Lesser-known black history figures found at Brown Museum

Trista Pinick

The names Martin Luther King Jr., JFK and Malcom X stand out historically as people who fought for right and equality among races.

However, there were many others less renown in history who helped change public opinion and challenged the ideas of equality in their day.

Victoria Benson, whose mother was a plaintiff in the Brown v. Board of Education case, has some people in mind.

“McKinley Burnett from Topeka. I think Cheryl Brown Henderson…Debra Dandridge, who stands behind the scenes as an archivist and speaker,” said Benson, who also holds the position of being the first black person to enroll and graduate from Stewart’s Beauty Academy.

Benson went on to list her mother, Maude Lawton, and grandmother, Dora Sudduth, as role models who’d had an impact on civil rights.

When Benson was in second grade attending an all black school, Brown v. Board went to the Supreme Court.

“Separate, but equal almost worked in Topeka because we had fine schools. They were equal to the white schools and I’ve never felt inferior, and I think that’s because of the way I was raised at home and in the neighborhood,” said Benson.

The case bearing Oliver Brown’s name was a matter of principle in Topeka, not a result of second-rate physical conditions. Benson said the experiences of racial inequality were nothing compared to what was happening in the South, although she did recall being told of an incident before the trial went to court.

“Marcus Brunett, the son of McKinley Burnett, did tell me that a group of people came down the alley in a car calling out racial slurs and they were frightened by that,” said Benson.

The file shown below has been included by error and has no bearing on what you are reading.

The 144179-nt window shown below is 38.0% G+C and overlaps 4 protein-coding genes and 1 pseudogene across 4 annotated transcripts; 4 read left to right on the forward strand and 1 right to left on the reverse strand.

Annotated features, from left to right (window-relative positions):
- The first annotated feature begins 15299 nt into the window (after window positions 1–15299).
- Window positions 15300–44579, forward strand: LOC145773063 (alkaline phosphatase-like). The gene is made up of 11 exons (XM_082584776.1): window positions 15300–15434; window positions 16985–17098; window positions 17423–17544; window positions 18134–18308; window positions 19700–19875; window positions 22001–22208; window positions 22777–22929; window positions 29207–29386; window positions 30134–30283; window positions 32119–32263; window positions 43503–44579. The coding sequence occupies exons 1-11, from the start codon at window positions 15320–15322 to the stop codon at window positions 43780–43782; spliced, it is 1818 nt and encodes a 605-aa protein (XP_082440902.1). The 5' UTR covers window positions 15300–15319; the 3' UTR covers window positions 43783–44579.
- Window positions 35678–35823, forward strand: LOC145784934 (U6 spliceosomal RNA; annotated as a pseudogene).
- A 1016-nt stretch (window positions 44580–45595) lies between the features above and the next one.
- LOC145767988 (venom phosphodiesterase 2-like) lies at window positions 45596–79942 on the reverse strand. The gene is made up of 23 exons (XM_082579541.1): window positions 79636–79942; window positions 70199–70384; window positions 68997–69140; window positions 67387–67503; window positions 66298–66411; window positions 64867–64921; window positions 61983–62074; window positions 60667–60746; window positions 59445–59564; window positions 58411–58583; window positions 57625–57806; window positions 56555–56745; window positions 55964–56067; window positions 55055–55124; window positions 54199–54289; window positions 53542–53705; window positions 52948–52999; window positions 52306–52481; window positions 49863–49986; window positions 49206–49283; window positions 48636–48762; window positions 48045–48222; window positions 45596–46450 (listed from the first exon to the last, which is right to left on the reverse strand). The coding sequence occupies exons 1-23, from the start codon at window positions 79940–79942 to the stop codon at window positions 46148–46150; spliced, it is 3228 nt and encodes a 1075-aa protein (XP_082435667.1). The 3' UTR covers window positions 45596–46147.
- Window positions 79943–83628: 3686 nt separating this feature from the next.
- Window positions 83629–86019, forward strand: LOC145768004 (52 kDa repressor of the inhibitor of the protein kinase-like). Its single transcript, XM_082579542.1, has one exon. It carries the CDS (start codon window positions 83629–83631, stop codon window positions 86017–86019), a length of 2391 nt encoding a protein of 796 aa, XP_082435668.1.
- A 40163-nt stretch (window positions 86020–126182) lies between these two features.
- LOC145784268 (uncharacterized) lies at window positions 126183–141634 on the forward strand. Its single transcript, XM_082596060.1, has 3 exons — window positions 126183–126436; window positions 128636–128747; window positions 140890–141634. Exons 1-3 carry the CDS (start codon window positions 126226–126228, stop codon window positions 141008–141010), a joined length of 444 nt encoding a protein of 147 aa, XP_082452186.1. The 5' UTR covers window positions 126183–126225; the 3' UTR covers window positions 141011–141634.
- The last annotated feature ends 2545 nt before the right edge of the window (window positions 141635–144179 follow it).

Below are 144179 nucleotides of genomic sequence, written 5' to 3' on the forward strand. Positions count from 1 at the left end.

McKinley Burnett was the chapter president of NAACP at that time and also one of the founding minds behind the challenge to the idea of “separate but equal.”

Although the main issue of the case people recognize is the inequality and segregation in schools, there were other places where black people were treated differently in the community.

“They had a special section at the theater, the peanut gallery, but that never bothered me because all my friends were sitting there and that’s just what you do. At Bobo’s Drive-in you could take your food out in a sack, but you couldn’t sit at the counter,” said Benson, “but they never called me out by name or anything like that.”

Although she didn’t personally suffer from attacks growing up, her mother had moved to Kansas because of persecution.

Benson’s grandfather and great uncle were half German and had passed for white in California. However, when the people in the town found out the family were black, her great uncle was killed and the rest of the family moved to Kansas to escape persecution.

The same family later found themselves becoming part of the landmark segregation case. After the trial decision however, Benson’s school continued to be all black.

“I think that the judge wanted to make sure that it was a slow integration and not something that happened all at once. That might have caused a riot,” said Benson.

She said that by the time she went to an integrated high school it wasn’t a problem to have different races taught in the same classrooms.

Today, Cheryl Brown Henderson, daughter of Oliver Brown, continues her father’s and his contemporaries’ work for equality between the races. She co-founded the Brown Foundation for Educational Equality, Excellence and Research here in Topeka. The National Education Association has honored her for continuing the legacy of the Brown v. Board.

The Brown v. Board of Education Exhibit hosts numerous other examples, and the Web site brownvboard.org offers information on the case, as well as provides other places to look for enlightenment.